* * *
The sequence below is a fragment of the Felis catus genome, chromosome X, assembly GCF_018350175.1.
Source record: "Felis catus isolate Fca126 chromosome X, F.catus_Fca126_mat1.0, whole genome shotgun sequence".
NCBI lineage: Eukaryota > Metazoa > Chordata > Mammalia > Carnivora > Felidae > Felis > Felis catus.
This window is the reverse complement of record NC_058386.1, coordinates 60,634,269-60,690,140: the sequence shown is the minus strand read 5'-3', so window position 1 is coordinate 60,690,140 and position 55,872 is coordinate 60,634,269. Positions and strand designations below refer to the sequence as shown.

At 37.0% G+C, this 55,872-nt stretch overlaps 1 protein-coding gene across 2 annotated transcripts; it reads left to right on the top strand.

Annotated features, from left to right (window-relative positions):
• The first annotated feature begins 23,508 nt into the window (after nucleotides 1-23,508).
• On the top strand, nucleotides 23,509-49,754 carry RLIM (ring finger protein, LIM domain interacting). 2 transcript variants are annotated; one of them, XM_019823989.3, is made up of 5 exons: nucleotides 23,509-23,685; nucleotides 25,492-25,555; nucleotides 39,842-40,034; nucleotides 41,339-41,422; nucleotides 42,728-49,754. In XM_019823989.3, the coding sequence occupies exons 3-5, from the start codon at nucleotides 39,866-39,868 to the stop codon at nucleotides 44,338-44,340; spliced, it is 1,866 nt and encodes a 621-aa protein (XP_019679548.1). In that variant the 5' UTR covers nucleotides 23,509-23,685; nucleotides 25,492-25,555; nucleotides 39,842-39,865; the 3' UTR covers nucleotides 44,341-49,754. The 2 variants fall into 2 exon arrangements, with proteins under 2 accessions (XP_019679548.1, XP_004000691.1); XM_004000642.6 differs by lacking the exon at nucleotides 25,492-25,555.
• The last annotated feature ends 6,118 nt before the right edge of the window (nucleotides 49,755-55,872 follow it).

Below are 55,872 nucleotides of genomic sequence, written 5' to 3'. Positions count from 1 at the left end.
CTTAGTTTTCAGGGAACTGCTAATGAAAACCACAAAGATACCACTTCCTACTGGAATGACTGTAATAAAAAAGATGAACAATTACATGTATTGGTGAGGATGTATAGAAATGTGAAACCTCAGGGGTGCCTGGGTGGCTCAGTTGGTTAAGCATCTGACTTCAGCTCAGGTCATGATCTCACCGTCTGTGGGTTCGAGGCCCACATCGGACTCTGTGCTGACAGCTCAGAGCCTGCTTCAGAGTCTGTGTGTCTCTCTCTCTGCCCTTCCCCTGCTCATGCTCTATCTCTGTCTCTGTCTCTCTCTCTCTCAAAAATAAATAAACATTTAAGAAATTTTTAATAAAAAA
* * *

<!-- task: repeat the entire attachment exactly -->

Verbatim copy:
The sequence below is a fragment of the Felis catus genome, chromosome X, assembly GCF_018350175.1.
Source record: "Felis catus isolate Fca126 chromosome X, F.catus_Fca126_mat1.0, whole genome shotgun sequence".
NCBI lineage: Eukaryota > Metazoa > Chordata > Mammalia > Carnivora > Felidae > Felis > Felis catus.
This window is the reverse complement of record NC_058386.1, coordinates 60,634,269-60,690,140: the sequence shown is the minus strand read 5'-3', so window position 1 is coordinate 60,690,140 and position 55,872 is coordinate 60,634,269. Positions and strand designations below refer to the sequence as shown.

At 37.0% G+C, this 55,872-nt stretch overlaps 1 protein-coding gene across 2 annotated transcripts; it reads left to right on the top strand.

Annotated features, from left to right (window-relative positions):
• The first annotated feature begins 23,508 nt into the window (after nucleotides 1-23,508).
• On the top strand, nucleotides 23,509-49,754 carry RLIM (ring finger protein, LIM domain interacting). 2 transcript variants are annotated; one of them, XM_019823989.3, is made up of 5 exons: nucleotides 23,509-23,685; nucleotides 25,492-25,555; nucleotides 39,842-40,034; nucleotides 41,339-41,422; nucleotides 42,728-49,754. In XM_019823989.3, the coding sequence occupies exons 3-5, from the start codon at nucleotides 39,866-39,868 to the stop codon at nucleotides 44,338-44,340; spliced, it is 1,866 nt and encodes a 621-aa protein (XP_019679548.1). In that variant the 5' UTR covers nucleotides 23,509-23,685; nucleotides 25,492-25,555; nucleotides 39,842-39,865; the 3' UTR covers nucleotides 44,341-49,754. The 2 variants fall into 2 exon arrangements, with proteins under 2 accessions (XP_019679548.1, XP_004000691.1); XM_004000642.6 differs by lacking the exon at nucleotides 25,492-25,555.
• The last annotated feature ends 6,118 nt before the right edge of the window (nucleotides 49,755-55,872 follow it).

Below are 55,872 nucleotides of genomic sequence, written 5' to 3'. Positions count from 1 at the left end.
CTTAGTTTTCAGGGAACTGCTAATGAAAACCACAAAGATACCACTTCCTACTGGAATGACTGTAATAAAAAAGATGAACAATTACATGTATTGGTGAGGATGTATAGAAATGTGAAACCTCAGGGGTGCCTGGGTGGCTCAGTTGGTTAAGCATCTGACTTCAGCTCAGGTCATGATCTCACCGTCTGTGGGTTCGAGGCCCACATCGGACTCTGTGCTGACAGCTCAGAGCCTGCTTCAGAGTCTGTGTGTCTCTCTCTCTGCCCTTCCCCTGCTCATGCTCTATCTCTGTCTCTGTCTCTCTCTCTCTCAAAAATAAATAAACATTTAAGAAATTTTTAATAAAAAA